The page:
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Among the Islands

Among the Islands: Adventures in the Pacific

Tim Flannery

Twenty-five years ago, a young curator of mammals from the Australian Museum in Sydney set out to research the fauna of the Pacific Islands. Starting with a survey of one of the most inaccessible islands in Melanesia—Woodlark, in the Trobriands Group—that young scientist found himself ghost-whispering, snake wrestling, Quadoi hunting and plunged waist-deep into a sludge of maggot-infested faeces in search of a small bat that turned out not to be earth-shatteringly interesting.

With accounts of discovering, naming and sometimes eating new mammal species; being thwarted or aided by local customs; and historic scientific expeditions, Tim Flannery takes us on an enthralling journey through some of the most diverse and spectacular environments on Earth.

Among the Islands is the third book in a loose trilogy of Flannery’s adventures, following on from the bestselling Throwim Way Leg (1998) and Country (2004).


Read this fantastic review by Simon Winchester for the Globe and Mail.

Tim Flannery
About the Author

Tim Flannery has published over thirty books including the award-winning The Future Eaters, The Weather Makers and Here on Earth and the novel The Mystery of the Venus Island Fetish. In 2005 he was named Australian Humanist of the Year and in 2007 Australian of the Year. In 2007 he co-founded and was appointed Chair of the Copenhagen Climate...

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Extent:
288pp
Format:
Paperback
Text publication date:
25 July 2012
ISBN:
9781921922923
AU Price:
$24.99
Australian
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Praise for Tim Flannery
andAmong the Islands

‘A rollicking adventure story that will entertain amateur zoologists young and old. By populating the narrative with interesting characters as well as fascinating creatures and spectacular environments, Flannery also keeps the story interesting for those without a deep interest in science.’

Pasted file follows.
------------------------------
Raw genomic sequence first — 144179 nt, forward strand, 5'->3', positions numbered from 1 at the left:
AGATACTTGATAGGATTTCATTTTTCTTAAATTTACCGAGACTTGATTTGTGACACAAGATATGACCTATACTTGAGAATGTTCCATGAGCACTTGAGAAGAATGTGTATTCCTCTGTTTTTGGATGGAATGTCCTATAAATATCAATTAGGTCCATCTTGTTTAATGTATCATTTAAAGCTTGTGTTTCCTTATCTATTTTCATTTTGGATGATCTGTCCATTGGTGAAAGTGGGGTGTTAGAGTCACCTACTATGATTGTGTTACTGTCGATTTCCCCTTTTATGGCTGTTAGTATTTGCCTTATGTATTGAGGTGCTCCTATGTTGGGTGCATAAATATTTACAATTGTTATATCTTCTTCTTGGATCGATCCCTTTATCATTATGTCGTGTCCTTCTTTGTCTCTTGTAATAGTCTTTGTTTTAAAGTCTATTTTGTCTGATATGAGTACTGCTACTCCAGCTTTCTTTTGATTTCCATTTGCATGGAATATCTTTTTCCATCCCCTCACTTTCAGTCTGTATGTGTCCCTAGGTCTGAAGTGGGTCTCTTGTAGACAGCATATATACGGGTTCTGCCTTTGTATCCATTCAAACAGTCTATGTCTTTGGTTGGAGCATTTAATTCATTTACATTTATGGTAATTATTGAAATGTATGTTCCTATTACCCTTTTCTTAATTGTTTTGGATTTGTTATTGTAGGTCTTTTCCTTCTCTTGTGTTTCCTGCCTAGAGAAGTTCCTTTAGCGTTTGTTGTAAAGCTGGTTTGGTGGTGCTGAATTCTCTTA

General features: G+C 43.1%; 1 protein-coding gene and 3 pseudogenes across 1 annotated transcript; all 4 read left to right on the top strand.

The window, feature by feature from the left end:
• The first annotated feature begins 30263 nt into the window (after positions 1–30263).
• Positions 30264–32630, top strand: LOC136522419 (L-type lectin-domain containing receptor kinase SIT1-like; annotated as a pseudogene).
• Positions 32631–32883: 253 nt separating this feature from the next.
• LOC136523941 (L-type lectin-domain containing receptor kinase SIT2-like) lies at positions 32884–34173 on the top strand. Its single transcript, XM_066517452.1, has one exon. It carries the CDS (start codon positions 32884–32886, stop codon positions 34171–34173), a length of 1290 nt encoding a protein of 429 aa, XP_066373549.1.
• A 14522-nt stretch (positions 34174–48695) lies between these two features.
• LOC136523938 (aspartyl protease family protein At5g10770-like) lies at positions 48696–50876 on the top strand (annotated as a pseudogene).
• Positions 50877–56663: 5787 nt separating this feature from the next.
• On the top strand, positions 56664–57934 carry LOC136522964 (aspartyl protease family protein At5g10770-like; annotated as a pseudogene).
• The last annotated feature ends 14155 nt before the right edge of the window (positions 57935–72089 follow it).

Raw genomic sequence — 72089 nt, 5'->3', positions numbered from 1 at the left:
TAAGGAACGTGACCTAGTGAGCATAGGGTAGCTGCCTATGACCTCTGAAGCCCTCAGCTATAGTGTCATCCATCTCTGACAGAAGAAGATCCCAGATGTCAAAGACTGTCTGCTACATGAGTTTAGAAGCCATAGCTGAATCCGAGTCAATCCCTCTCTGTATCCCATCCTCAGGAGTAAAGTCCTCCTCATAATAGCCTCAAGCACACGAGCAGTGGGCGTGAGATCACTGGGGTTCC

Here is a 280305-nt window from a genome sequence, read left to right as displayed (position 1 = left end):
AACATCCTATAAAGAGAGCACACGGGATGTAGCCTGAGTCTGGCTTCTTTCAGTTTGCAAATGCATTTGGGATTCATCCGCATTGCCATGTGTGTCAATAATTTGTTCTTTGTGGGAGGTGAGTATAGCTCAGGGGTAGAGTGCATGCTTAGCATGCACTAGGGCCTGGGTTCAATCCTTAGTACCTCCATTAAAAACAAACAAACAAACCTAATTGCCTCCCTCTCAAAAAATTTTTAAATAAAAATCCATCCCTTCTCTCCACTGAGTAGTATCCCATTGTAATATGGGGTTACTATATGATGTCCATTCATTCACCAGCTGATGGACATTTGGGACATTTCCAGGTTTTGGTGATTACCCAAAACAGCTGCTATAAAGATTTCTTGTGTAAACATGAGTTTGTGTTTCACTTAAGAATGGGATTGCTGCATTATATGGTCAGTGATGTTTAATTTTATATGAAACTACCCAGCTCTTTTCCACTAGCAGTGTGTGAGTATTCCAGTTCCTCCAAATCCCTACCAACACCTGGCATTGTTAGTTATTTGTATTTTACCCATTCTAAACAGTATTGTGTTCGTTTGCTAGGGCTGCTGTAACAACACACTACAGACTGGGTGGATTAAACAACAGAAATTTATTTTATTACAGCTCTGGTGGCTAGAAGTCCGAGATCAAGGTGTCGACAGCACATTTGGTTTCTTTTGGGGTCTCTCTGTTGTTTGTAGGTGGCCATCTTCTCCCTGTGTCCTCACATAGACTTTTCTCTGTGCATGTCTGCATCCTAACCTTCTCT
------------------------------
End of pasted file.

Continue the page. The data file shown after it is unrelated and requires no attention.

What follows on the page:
‘This is an entertaining and informative account of the author’s expeditions to research mammals of the Pacific Islands. Writing in a witty, anecdotal, confessional style, Tim Flannery takes us with him on his search for elusive critters in exotic places, and along the way we learn a lot about nature, humankind’s devastating arrogance, the politics of the Pacific and, most surprisingly, ourselves. Flannery is about as close as you can get to a living national treasure.’

‘Flannery is a gifted writer, able to bring the musty backrooms of museums to life. It will be a hardened reader who can finish the book and escape without a romantic appreciation for island life and the mysterious beauty of evolution.’

‘A ripping yarn.’

‘A rollicking adventure for young and old.’

‘There is an 18th or 19th century explorer inside Tim Flannery, trying to get out. And doing a damn fine job of it too in this rather ripping yarn, which combines a passion for science with a zeal for adventure…It’s all part of the rich tapestry of a lively book based on fairly vivid recollections, notebooks and Flannery’s scientific writings from the period. Like any decent colonial explorer Flannery (whom David Attenborough has compared to David Livingstone, no less) and his colleagues suffered privations and hardships along the way, although the arduous conditions were always rewarded with the wonders of the natural world, and few are better qualified to write about that.’

Among the Islands documents the ground-breaking work that resulted in the first book on the mammals of the south-west Pacific and allowed the International Union for the Conservation of Nature to rank their vulnerability to extinction. Flannery’s recollection is part adventure romp and part political history but above all a love letter to nature and science…In practice, science can be a slow, repetitive beast but Flannery’s dexterity as a storyteller means the pace rarely slackens…In an age when respect for science is diminishing, it is a reminder that knowledge is hard-earned.’

‘Tim Flannery is in the league of the all-time great explorers like Dr David Livingstone.’

‘One of the world’s greatest zoologists…who’s probably discovered more new species than Darwin. He’s a remarkable man.’

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